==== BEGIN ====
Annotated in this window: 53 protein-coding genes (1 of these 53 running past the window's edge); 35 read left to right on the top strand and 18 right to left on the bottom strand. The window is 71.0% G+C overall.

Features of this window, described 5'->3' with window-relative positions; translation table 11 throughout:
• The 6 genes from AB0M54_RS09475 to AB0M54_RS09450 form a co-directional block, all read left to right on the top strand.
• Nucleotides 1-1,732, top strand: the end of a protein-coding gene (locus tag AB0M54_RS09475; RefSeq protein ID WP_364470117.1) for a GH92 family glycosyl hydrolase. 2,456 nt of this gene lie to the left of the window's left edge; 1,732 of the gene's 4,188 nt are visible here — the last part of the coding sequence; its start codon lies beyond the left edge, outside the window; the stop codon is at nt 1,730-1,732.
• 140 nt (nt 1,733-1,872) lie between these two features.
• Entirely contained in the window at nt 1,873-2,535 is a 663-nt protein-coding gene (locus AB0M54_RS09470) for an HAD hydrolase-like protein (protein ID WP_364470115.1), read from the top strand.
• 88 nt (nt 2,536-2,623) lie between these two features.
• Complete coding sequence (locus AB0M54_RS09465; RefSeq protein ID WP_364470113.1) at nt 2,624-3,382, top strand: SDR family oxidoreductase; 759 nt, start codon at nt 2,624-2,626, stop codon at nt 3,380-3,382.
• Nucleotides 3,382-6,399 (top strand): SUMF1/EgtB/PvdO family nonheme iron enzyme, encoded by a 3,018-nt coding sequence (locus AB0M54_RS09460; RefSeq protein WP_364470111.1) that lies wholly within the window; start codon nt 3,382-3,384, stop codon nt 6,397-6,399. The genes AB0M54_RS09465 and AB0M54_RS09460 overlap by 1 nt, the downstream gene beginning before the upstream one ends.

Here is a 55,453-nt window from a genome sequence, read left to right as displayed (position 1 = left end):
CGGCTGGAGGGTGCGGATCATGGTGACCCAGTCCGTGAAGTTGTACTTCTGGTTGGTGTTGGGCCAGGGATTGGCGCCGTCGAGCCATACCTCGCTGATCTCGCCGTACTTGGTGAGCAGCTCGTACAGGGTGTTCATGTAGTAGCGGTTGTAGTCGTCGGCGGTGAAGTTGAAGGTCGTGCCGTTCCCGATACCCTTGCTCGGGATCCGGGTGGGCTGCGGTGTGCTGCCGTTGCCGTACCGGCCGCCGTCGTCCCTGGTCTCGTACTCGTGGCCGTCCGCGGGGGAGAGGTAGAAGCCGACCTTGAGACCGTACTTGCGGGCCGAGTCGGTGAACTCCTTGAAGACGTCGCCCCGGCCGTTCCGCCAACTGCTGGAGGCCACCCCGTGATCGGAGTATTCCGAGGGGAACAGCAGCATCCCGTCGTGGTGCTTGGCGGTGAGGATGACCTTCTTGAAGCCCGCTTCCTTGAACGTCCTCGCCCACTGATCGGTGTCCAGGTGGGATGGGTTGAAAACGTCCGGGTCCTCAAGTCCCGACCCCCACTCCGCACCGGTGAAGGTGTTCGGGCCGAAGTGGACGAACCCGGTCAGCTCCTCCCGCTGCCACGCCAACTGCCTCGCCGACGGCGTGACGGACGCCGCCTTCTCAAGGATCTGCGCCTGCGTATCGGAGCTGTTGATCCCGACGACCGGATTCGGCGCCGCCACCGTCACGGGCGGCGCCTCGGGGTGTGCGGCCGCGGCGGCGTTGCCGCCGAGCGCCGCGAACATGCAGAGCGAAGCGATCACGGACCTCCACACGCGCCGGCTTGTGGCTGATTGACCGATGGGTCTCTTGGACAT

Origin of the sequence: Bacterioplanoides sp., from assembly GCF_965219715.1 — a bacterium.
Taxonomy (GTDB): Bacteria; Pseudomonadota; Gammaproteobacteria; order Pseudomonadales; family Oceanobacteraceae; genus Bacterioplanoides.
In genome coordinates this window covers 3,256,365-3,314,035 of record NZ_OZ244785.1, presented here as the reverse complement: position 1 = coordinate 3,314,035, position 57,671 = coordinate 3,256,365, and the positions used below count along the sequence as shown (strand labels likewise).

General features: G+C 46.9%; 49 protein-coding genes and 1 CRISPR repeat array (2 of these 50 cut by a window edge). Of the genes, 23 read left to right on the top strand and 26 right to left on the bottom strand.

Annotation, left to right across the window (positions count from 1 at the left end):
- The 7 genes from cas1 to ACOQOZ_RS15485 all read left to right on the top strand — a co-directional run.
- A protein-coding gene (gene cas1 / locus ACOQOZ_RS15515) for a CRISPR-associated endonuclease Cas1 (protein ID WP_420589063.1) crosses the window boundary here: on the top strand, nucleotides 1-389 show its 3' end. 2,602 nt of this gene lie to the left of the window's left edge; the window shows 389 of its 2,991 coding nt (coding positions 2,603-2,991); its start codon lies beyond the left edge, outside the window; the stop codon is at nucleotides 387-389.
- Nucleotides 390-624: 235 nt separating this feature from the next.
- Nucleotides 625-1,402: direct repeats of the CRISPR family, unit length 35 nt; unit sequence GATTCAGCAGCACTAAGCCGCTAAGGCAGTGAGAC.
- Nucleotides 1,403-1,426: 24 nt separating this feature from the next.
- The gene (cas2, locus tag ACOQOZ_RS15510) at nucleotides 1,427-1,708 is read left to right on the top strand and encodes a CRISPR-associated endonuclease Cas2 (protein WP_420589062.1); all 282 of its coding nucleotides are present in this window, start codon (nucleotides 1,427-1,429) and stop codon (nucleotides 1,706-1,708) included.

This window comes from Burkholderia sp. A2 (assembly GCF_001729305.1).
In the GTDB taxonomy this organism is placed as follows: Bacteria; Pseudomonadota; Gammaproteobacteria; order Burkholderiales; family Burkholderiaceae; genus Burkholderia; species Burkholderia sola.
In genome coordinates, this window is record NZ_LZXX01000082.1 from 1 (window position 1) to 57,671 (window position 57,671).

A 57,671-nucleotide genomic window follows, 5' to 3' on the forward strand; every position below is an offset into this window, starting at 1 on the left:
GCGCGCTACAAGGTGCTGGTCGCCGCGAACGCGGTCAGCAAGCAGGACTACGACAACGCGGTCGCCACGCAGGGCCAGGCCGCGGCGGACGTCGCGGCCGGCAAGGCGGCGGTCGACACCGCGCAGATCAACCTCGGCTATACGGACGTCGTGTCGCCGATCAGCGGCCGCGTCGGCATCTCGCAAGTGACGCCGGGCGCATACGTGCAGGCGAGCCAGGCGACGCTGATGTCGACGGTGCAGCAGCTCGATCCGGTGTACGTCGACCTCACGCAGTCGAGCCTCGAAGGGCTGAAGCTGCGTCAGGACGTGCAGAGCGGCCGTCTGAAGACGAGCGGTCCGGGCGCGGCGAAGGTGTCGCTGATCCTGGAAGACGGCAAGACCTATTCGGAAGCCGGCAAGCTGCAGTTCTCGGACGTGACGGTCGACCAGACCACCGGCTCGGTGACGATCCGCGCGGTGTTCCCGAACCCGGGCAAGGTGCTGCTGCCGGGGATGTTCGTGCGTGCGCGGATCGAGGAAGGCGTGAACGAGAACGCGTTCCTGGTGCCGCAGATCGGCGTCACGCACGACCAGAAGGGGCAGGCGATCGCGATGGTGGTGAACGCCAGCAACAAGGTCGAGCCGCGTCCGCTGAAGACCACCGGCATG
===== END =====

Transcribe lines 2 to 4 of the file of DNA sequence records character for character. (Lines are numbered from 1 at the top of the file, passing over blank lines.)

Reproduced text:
Features of this window, described 5'->3' with window-relative positions; translation table 11 throughout:
• The 6 genes from AB0M54_RS09475 to AB0M54_RS09450 form a co-directional block, all read left to right on the top strand.
• Nucleotides 1-1,732, top strand: the end of a protein-coding gene (locus tag AB0M54_RS09475; RefSeq protein ID WP_364470117.1) for a GH92 family glycosyl hydrolase. 2,456 nt of this gene lie to the left of the window's left edge; 1,732 of the gene's 4,188 nt are visible here — the last part of the coding sequence; its start codon lies beyond the left edge, outside the window; the stop codon is at nt 1,730-1,732.